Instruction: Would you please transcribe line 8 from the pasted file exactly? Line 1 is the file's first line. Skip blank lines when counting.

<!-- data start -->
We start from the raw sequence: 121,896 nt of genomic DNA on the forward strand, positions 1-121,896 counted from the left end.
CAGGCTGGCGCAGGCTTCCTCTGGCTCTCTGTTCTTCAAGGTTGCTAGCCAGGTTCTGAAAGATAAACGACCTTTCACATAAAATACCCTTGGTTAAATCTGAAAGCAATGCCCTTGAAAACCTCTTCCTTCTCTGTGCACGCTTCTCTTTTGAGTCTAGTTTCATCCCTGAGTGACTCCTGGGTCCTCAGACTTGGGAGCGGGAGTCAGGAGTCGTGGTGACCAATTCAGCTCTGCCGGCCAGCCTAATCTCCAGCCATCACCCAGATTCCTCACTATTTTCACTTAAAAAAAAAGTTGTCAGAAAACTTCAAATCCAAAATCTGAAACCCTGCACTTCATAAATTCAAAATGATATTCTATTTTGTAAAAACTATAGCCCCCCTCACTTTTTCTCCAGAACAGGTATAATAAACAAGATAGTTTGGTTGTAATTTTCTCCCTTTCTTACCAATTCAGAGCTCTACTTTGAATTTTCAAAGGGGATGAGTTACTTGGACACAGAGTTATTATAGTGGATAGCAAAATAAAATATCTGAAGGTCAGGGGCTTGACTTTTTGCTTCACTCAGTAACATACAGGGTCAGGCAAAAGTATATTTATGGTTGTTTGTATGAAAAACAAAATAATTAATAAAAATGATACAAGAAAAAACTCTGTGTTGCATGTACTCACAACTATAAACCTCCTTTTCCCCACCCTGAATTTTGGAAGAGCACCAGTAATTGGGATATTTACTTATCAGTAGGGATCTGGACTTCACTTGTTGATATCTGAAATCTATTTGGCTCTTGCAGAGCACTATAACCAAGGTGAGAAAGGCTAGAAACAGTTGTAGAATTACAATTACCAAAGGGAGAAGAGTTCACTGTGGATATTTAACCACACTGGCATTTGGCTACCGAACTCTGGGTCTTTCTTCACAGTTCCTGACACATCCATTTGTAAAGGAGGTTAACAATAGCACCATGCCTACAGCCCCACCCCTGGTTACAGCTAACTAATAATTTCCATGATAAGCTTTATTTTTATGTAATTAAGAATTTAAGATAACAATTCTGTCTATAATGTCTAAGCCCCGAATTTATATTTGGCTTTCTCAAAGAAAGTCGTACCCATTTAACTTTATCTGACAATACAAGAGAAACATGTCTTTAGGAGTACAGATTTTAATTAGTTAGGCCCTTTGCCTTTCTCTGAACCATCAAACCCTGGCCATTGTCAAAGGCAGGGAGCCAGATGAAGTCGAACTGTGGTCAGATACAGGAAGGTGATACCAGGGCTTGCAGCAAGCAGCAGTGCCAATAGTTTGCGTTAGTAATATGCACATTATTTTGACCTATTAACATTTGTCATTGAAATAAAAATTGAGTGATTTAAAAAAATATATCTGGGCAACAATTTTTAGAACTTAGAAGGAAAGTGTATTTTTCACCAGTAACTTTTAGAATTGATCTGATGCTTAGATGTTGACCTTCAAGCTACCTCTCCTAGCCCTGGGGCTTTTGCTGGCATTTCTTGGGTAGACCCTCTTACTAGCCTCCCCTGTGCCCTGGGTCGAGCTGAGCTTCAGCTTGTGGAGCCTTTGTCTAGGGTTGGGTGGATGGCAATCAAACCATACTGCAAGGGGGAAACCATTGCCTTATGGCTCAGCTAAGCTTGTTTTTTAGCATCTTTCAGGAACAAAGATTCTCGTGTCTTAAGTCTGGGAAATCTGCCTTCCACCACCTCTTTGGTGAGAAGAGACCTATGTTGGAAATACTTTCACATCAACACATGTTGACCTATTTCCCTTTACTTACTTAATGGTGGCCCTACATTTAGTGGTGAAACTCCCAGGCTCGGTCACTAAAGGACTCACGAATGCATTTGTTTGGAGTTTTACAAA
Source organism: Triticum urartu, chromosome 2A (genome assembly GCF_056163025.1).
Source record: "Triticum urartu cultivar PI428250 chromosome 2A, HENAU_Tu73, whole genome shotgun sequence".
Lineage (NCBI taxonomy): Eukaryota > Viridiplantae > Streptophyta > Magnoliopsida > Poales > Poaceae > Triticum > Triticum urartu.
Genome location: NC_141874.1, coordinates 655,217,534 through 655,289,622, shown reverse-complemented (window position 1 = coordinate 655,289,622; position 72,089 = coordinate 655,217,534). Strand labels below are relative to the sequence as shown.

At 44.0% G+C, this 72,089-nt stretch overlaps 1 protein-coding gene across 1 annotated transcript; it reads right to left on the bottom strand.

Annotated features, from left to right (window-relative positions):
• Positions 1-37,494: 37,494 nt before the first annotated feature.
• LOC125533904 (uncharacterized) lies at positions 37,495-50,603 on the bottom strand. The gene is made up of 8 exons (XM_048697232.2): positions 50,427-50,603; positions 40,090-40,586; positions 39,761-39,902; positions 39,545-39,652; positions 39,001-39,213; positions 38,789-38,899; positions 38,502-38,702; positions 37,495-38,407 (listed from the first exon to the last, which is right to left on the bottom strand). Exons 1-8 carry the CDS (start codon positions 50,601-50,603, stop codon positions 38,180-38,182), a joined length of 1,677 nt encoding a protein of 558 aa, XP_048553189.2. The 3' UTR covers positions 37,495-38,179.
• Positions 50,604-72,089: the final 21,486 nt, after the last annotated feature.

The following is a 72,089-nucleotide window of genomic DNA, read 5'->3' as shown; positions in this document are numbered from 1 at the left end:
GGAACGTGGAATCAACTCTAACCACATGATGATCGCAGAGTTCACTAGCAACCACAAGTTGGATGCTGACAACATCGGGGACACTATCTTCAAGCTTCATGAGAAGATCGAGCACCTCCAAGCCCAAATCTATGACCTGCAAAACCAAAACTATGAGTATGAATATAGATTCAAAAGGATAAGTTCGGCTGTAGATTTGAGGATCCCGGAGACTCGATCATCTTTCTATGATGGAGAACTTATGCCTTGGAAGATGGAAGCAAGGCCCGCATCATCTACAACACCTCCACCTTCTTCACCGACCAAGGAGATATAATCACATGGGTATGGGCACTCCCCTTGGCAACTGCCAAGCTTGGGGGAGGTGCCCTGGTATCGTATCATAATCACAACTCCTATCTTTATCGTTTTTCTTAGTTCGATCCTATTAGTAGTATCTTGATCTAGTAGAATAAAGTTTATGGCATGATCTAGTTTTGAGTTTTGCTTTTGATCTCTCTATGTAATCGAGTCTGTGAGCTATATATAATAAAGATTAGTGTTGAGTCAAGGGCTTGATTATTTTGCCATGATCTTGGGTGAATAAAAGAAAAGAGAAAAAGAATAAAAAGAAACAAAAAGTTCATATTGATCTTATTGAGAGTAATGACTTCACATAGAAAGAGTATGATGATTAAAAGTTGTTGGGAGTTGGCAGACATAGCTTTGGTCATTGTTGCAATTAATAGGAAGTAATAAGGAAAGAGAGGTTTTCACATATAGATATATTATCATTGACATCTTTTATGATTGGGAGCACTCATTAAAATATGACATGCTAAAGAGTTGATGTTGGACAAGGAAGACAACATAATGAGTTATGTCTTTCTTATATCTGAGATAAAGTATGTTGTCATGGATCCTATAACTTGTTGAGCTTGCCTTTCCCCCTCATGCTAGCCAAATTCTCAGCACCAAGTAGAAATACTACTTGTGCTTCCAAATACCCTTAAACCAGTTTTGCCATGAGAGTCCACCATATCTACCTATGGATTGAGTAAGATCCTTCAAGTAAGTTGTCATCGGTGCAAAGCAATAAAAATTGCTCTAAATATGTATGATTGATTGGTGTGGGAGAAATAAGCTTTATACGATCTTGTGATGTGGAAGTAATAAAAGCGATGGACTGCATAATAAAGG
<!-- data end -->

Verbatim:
Annotated features, from left to right (window-relative positions):